In Sopranos mastermind David Chase's new film Not Fade Away, we get an up-close peek at the world of a '60s garage-rock band, with the movie's musical side overseen by Sopranos actor, Springsteen guitarist and noted garage-rock expert Steven Van Zandt. As the film quite rightly points out from the get-go, most garage rockers of that era were -- like the one whose story is told in Not Fade Away -- unknowns, the kind of short-lived regional band whose one or two little-known 45s would find their way into the hearts of '60s fetishists like Van Zandt and his Nuggets-worshipping cabal, while a scant few broke through to greater renown.
The Power of the Fuzz Pedal
But as the recent reissue of the aforementioned seminal '60s garage-rock anthology Nuggets (originally assembled in 1972 by former teen garage-rock enthusiast and future Patti Smith Group guitarist Lenny Kaye) reminds us, not all the great rock 'n' roll has come from top-tier superstars. Whether you're talking about Farmer John by the short-lived Premiers, or Lies by the (relatively) more high-profile Knickerbockers, these rough-edged 45s were the sounds that electrified the '60s just as much as the more mainstream bands. And when the fledgling band featured in Not Fade Away laboriously works up a cover of The Rascals' comparatively lushly produced I Ain't Gonna Eat Out My Heart Anymore, it's a testament to the extra jolt of energy added to everything from blues chestnuts to R&B hits as they were covered by scrappy '60s garage rockers.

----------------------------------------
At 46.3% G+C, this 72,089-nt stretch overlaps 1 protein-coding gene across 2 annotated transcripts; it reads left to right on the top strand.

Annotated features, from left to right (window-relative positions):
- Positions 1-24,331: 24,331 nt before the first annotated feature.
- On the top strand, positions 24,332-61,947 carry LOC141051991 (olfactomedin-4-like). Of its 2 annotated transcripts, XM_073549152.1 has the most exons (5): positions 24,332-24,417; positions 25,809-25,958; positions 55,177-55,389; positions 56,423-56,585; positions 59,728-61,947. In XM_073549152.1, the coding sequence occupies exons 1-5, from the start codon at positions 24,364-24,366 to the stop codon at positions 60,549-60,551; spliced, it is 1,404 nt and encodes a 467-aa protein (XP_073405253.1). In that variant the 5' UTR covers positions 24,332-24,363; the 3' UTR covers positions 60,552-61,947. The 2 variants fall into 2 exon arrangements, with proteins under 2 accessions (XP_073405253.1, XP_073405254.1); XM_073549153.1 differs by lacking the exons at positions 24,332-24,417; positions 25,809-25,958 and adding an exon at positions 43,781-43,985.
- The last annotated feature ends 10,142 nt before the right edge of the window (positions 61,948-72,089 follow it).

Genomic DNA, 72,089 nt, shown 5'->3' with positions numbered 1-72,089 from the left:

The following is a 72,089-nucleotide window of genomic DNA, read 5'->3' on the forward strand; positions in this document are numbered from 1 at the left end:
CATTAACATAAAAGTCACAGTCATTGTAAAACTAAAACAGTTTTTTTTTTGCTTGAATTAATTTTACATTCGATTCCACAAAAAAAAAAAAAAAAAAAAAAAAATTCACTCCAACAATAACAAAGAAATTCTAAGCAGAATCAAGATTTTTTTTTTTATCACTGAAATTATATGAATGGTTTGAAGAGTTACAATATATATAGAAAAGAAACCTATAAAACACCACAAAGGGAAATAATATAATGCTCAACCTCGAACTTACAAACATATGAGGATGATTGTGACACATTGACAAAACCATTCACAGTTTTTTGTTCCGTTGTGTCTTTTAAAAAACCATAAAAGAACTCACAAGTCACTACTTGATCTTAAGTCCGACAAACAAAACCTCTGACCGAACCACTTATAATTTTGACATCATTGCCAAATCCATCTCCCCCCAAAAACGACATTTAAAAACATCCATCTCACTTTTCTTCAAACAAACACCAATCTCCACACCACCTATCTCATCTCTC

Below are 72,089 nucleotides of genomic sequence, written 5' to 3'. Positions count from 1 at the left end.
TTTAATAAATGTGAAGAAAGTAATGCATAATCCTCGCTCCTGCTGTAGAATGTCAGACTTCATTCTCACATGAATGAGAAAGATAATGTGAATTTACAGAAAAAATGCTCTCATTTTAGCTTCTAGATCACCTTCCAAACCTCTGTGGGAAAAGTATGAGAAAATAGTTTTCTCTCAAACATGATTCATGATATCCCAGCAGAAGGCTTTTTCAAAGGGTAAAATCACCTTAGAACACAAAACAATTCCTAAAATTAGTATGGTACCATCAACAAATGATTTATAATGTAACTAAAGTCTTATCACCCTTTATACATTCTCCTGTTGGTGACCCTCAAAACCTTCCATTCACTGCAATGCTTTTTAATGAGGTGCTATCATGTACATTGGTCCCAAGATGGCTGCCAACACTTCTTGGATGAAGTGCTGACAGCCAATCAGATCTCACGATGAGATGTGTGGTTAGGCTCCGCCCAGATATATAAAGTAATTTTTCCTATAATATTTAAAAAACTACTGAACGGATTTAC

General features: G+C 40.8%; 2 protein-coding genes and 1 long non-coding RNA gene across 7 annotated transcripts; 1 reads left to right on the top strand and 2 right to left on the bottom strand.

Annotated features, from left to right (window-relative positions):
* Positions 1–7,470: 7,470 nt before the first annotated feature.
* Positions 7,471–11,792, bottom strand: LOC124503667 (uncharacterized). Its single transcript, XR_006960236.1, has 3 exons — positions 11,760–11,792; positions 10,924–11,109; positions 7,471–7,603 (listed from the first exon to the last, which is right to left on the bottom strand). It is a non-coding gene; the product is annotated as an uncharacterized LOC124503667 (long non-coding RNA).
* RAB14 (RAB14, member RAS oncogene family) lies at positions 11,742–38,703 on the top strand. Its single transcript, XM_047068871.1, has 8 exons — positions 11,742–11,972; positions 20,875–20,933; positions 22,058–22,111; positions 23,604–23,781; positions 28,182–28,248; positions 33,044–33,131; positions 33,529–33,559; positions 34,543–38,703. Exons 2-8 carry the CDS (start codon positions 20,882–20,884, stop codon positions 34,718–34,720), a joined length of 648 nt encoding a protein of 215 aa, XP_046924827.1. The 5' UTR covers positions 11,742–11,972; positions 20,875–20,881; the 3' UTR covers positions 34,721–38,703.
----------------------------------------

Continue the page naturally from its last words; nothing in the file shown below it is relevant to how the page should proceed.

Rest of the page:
Reverberating Though The Decades
Naturally, that same sort of raucous, raw-boned feel was generated down through the decades when subsequent generations coughed up their own equivalents to the fuzztone stompers of the '60s. In the '80s it was straight revivalists like The Lyres and The Zantees. But by the turn of the millennium, of course, a new breed of garage-identifying acts were barnstorming the indie-rock scene and demanding a return to the rock 'n' roll verities, from (eventual) marquee names like The Strokes and The Hives to less celebrated but no less spunky bands such as The Forty-Fives and The Greenhornes. As each era continues to remind us, no matter how far rock ventures from the garage, it always finds its way back eventually, which is why garage rock can be counted upon to, well, not fade away.